men have lost some culture


“Men have lost something in terms of culture, you know, so… just saying maybe we should get some of it back”
– Glenn O’brien

Where the line between losing a bit of culture and updating and adding culture can be found, I don’t know. But it’s an observation he’s not along to have made, and to some extent I have to agree. I’m a culprit myself. But back when men did dress up, surely we didn’t have slacker culture…

With every new wave, be it philosophical, style related, art related – anything really – there’s going to be a counter wave. At some point. Slowly beginning to grow in size. Check out Brooklyn Circus, to stay with men’s style and men’s fashion for example.

And actually; trying, doing (expressing) something new is not just how the old way of doing things lose people over to the new way, it’s also how people trying the new find their way back. On an individual level, generation and longer term culture. Small waves and big waves. They share the motion.

Do check out the, by the looks of it, really interesting lifestyle magazine by Jay-Z.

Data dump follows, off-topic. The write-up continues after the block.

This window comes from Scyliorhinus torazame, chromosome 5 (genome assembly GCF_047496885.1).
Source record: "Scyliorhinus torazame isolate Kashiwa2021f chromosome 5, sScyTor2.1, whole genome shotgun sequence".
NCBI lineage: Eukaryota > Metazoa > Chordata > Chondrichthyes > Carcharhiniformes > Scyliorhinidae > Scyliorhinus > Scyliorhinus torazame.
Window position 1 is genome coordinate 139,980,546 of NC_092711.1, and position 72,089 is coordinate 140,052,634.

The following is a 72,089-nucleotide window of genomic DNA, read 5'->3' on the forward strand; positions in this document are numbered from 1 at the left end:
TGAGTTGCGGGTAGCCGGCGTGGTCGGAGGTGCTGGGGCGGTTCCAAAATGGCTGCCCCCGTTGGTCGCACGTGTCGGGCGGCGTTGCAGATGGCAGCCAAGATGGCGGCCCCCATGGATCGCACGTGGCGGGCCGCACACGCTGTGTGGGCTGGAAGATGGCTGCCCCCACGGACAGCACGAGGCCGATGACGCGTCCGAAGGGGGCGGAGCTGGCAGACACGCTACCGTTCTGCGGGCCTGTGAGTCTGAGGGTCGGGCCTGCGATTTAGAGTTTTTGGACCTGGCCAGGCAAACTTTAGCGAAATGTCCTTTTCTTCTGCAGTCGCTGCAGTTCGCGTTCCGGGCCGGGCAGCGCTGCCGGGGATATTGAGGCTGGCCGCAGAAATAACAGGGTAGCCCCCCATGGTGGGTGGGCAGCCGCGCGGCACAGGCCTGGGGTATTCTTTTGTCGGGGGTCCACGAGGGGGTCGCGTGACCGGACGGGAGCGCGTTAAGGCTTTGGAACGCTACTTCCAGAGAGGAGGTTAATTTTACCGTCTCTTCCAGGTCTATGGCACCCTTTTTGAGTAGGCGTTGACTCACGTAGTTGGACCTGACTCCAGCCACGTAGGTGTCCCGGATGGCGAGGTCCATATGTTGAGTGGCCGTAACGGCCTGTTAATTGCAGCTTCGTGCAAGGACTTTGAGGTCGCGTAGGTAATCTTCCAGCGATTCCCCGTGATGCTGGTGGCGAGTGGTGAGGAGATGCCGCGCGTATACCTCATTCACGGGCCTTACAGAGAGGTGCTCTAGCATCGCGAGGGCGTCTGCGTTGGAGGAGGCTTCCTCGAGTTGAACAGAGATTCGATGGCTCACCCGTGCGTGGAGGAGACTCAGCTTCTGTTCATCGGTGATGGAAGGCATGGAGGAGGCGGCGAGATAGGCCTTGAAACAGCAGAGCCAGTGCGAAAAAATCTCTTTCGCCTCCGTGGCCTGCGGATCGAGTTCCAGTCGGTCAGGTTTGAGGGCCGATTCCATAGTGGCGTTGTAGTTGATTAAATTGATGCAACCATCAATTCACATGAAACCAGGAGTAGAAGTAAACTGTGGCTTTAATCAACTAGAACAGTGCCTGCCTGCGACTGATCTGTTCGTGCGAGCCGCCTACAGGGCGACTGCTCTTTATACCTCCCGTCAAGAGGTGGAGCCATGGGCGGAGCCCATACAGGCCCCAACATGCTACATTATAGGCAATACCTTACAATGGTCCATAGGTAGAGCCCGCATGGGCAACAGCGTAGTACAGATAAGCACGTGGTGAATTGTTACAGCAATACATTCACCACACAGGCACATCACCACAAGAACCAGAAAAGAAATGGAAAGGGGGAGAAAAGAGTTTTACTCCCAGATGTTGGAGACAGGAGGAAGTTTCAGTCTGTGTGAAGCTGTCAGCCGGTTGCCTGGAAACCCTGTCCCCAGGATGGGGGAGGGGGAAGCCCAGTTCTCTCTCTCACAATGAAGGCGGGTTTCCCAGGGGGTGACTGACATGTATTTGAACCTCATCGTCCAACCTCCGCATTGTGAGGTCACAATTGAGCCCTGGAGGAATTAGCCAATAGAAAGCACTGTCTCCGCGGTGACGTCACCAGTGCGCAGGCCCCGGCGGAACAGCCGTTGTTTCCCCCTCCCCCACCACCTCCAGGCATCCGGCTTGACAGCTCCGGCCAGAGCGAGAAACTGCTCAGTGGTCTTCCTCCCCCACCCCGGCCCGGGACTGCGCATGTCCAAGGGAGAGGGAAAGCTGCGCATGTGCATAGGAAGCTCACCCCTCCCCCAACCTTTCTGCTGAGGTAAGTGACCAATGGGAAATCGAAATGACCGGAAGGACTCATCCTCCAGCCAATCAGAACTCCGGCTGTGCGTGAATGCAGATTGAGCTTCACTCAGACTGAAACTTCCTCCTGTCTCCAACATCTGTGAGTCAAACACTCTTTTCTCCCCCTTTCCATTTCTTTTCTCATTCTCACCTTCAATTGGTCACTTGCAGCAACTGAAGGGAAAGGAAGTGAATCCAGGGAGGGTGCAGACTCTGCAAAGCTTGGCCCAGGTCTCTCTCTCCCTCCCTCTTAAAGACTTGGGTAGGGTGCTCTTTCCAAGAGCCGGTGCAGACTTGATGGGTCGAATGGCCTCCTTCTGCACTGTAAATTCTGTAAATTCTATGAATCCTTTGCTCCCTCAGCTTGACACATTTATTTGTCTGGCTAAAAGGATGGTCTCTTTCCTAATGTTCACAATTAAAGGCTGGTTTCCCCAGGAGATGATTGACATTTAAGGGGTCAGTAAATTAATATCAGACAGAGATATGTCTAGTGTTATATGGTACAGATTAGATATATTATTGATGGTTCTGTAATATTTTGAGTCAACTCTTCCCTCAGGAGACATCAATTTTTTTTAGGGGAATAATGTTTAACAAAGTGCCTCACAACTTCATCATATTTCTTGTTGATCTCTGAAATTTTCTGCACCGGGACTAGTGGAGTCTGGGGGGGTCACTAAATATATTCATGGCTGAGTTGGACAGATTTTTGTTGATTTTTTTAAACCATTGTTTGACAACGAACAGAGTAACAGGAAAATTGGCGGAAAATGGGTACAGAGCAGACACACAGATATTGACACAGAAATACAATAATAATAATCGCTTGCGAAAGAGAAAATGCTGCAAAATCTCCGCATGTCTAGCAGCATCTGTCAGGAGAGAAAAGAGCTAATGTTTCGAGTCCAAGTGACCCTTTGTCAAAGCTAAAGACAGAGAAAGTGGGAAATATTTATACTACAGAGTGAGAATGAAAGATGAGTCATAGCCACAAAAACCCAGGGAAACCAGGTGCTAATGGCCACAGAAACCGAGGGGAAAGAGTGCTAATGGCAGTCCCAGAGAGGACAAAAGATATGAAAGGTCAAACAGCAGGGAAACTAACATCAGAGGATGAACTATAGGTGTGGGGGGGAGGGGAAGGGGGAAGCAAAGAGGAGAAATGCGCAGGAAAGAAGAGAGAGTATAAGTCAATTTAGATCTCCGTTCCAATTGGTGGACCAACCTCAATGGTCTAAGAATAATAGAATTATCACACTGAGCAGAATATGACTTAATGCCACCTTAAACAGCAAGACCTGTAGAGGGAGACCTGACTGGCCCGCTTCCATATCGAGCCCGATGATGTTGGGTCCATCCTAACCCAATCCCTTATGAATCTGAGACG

discovering stories that stayed put

Location really was the missing dimension of digitally mediated [personal] communication. The variable that made the question “where are you” or “where is that happening” redundant. Of course a call to a mobile phone still calls for it, but not too seldom my calls are triggered by a check-in I’ve seen.

Where someone was when you called them was never unknown before. You called someone and if they answered, they were home. Or at work, or wherever you called to. You sent someone a letter and if they received it, they obviously came home. An early question upon calling someone might, however, have been where have you been, and that question held much more interesting information than where they were at the time of the conversation. As that’s wherever you called them.

You can tweet and move. A tweet here and a tweet there. Another person tweets here and tweets there. With location meta data you can see tweets in your vicinity. Check-ins let you see where friends and others are at. Small messages floating around everywhere and often they have very little to do with the location other than the fact that you were there just then. Check-ins are just that.